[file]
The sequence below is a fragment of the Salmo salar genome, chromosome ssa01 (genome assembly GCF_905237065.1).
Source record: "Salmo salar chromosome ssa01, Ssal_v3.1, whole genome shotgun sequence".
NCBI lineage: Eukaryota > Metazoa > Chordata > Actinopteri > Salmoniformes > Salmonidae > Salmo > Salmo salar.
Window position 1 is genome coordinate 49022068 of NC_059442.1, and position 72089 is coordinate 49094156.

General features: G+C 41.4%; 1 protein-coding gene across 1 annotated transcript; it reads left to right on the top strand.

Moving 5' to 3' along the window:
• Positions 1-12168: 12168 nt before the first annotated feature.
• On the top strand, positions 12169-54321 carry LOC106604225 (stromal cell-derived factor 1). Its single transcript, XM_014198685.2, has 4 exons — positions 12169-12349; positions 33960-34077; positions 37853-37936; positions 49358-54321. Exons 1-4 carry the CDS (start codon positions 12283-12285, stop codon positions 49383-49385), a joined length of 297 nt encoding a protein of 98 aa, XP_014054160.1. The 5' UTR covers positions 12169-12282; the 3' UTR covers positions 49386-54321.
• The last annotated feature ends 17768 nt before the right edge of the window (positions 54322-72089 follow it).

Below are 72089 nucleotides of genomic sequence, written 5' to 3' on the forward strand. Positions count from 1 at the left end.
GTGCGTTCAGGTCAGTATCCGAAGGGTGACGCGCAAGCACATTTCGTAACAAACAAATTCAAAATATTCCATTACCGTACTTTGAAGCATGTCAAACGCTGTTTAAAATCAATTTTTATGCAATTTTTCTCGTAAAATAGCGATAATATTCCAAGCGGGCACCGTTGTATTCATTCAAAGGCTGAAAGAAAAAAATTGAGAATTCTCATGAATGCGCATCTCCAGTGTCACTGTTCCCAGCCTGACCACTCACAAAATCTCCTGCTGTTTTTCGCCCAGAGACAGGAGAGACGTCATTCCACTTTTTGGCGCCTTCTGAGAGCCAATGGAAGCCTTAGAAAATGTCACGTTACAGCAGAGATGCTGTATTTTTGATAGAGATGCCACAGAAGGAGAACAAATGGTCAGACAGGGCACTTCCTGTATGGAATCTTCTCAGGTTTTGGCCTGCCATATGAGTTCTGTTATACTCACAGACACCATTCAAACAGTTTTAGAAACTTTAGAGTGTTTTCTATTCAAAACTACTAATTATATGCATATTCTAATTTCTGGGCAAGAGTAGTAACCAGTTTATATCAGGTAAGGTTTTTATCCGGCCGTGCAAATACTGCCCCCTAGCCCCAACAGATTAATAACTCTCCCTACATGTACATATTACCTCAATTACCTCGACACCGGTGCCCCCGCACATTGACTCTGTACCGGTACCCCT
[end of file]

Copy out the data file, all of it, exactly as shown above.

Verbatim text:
The sequence below is a fragment of the Salmo salar genome, chromosome ssa01 (genome assembly GCF_905237065.1).
Source record: "Salmo salar chromosome ssa01, Ssal_v3.1, whole genome shotgun sequence".
NCBI lineage: Eukaryota > Metazoa > Chordata > Actinopteri > Salmoniformes > Salmonidae > Salmo > Salmo salar.
Window position 1 is genome coordinate 49022068 of NC_059442.1, and position 72089 is coordinate 49094156.

General features: G+C 41.4%; 1 protein-coding gene across 1 annotated transcript; it reads left to right on the top strand.

Moving 5' to 3' along the window:
• Positions 1-12168: 12168 nt before the first annotated feature.
• On the top strand, positions 12169-54321 carry LOC106604225 (stromal cell-derived factor 1). Its single transcript, XM_014198685.2, has 4 exons — positions 12169-12349; positions 33960-34077; positions 37853-37936; positions 49358-54321. Exons 1-4 carry the CDS (start codon positions 12283-12285, stop codon positions 49383-49385), a joined length of 297 nt encoding a protein of 98 aa, XP_014054160.1. The 5' UTR covers positions 12169-12282; the 3' UTR covers positions 49386-54321.
• The last annotated feature ends 17768 nt before the right edge of the window (positions 54322-72089 follow it).

Below are 72089 nucleotides of genomic sequence, written 5' to 3' on the forward strand. Positions count from 1 at the left end.
GTGCGTTCAGGTCAGTATCCGAAGGGTGACGCGCAAGCACATTTCGTAACAAACAAATTCAAAATATTCCATTACCGTACTTTGAAGCATGTCAAACGCTGTTTAAAATCAATTTTTATGCAATTTTTCTCGTAAAATAGCGATAATATTCCAAGCGGGCACCGTTGTATTCATTCAAAGGCTGAAAGAAAAAAATTGAGAATTCTCATGAATGCGCATCTCCAGTGTCACTGTTCCCAGCCTGACCACTCACAAAATCTCCTGCTGTTTTTCGCCCAGAGACAGGAGAGACGTCATTCCACTTTTTGGCGCCTTCTGAGAGCCAATGGAAGCCTTAGAAAATGTCACGTTACAGCAGAGATGCTGTATTTTTGATAGAGATGCCACAGAAGGAGAACAAATGGTCAGACAGGGCACTTCCTGTATGGAATCTTCTCAGGTTTTGGCCTGCCATATGAGTTCTGTTATACTCACAGACACCATTCAAACAGTTTTAGAAACTTTAGAGTGTTTTCTATTCAAAACTACTAATTATATGCATATTCTAATTTCTGGGCAAGAGTAGTAACCAGTTTATATCAGGTAAGGTTTTTATCCGGCCGTGCAAATACTGCCCCCTAGCCCCAACAGATTAATAACTCTCCCTACATGTACATATTACCTCAATTACCTCGACACCGGTGCCCCCGCACATTGACTCTGTACCGGTACCCCT